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Self-driving cars are arriving sooner than you think

Mercedes Benz’s new 2014 S-Class sedan is paving the way towards a fully autonomous vehicle.

Driving can be tedious at times; whether you’re stuck in congested traffic, or driving for hours on long stretches of motorways, sometimes you feel that you could be doing something more productive (or wishing that you took the train instead). Automakers have taken note of this, and have started following Google’s lead in developing a fully autonomous vehicle.

Mercedes is making a start with its new 2014 S-Class sedan, revealed in Hamburg on Wednesday, which comes equipped with adaptive cruise control and Distronic Plus Steering Assistance. A 360-degree sensing system comprised of a staggering combination of radar systems, stereoscopic cameras and ultrasonic sensors, can determine the speed and trajectory of potential hazards, and through complex computer algorithms take the most appropriate route of action. This includes maintaining a safe distance from a vehicle in front of you, or applying the brakes to avoid a collision. The system can even ensure that you are centered in your lane on the motorway (even on curves), as well as park your car automatically.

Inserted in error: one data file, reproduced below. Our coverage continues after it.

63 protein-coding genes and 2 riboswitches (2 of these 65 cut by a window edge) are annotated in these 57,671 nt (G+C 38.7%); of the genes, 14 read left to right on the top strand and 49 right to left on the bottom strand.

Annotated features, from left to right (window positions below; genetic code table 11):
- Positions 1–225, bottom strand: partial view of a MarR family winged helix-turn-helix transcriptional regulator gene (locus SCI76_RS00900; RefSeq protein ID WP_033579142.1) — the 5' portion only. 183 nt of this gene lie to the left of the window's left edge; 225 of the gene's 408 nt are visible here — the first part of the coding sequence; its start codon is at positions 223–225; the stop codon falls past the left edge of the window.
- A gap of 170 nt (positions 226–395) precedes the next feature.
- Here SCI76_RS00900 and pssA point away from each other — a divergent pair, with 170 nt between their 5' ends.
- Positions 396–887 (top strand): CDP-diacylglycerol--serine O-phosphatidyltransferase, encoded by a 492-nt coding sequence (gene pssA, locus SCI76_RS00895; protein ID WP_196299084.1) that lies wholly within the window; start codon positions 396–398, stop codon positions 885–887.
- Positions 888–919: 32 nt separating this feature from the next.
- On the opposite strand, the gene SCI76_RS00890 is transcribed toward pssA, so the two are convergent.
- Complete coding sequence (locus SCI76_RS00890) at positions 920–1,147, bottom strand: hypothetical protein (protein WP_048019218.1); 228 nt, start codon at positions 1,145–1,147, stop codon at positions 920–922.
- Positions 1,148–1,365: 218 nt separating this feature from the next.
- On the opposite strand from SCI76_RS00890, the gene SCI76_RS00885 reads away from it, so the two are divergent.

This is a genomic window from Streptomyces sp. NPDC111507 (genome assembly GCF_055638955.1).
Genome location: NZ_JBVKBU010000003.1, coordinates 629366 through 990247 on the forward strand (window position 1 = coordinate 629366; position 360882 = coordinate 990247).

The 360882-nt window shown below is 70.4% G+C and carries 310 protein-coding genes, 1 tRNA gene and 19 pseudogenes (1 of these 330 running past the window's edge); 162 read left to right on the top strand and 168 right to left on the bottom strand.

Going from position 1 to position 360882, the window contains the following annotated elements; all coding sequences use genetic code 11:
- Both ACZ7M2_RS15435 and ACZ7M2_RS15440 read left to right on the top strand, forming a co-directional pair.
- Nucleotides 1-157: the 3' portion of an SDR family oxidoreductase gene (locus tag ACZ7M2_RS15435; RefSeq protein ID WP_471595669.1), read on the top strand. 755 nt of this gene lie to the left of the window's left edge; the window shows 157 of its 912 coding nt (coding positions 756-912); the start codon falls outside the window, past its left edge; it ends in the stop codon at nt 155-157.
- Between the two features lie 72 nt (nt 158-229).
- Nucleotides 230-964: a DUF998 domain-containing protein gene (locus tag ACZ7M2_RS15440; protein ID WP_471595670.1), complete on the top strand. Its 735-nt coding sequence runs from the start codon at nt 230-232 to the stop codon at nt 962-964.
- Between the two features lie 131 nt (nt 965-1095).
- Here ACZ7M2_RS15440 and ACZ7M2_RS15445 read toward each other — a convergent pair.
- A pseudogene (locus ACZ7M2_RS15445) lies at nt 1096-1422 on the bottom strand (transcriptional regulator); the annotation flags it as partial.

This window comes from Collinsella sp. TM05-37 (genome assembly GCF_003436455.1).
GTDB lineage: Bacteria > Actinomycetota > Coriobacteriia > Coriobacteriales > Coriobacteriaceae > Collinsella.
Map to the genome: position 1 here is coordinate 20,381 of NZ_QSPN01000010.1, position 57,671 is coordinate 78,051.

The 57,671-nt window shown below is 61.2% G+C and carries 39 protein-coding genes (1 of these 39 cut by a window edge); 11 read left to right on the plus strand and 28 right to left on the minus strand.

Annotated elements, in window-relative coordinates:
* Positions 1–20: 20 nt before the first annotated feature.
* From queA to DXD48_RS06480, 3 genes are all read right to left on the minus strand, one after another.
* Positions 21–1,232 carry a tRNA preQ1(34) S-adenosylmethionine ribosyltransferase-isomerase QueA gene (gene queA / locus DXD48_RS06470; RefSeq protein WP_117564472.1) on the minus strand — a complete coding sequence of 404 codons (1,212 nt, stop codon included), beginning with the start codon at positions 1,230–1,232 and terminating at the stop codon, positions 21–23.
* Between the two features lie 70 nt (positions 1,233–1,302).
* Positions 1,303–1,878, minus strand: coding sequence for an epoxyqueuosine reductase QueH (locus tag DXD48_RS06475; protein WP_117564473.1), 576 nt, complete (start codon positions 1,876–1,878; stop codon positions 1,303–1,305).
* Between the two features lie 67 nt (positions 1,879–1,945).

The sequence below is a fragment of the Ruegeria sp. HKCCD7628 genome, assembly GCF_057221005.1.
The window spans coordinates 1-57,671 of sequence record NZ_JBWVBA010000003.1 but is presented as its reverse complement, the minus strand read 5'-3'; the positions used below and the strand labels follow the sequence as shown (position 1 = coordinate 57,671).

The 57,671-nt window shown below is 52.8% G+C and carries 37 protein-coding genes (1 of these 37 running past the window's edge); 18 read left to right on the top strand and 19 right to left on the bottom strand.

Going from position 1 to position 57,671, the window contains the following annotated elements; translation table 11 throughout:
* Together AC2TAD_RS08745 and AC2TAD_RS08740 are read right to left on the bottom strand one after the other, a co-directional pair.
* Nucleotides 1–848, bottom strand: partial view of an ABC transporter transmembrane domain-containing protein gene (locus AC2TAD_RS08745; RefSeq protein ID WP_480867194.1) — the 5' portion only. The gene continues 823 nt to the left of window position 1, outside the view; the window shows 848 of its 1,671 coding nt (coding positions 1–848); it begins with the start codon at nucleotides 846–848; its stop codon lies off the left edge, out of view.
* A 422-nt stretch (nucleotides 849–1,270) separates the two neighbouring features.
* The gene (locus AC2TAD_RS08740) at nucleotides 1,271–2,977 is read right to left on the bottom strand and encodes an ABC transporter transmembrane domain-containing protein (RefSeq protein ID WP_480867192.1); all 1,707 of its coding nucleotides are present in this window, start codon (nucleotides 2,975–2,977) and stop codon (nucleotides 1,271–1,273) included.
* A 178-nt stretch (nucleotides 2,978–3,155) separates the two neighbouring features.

The new S-Class was revealed in style, with singer Alicia Keys performing alongside the Hamburg Symphony, and fireworks

Eventually, changing lanes and overtaking vehicles at speeds of up to 120 MPH will become a possibility. However, currently it is not yet completely autonomous; the vehicle still requires that one hand is on the steering wheel at all times. If no contact is detected, then a warning sounds which eventually shuts the system down completely. Like the autopilot system on an airplane, the vehicle still needs a driver to take control in severe circumstances.

Although the engineers insist that they have vehicles in the lab capable of driving a passenger to their destination without this requirement, there are still several obstacles that need to be overcome for the technology to really take off. Liability is one of them; in the event of an accident, is the automaker or driver to blame?  The system also conducts full data recording at all times, which could raise privacy concerns.

Still, the new 2014 S-Class does present a huge step in autonomous technology; hopefully we will see its full potential being realized in the very near future.

Source: NY Times

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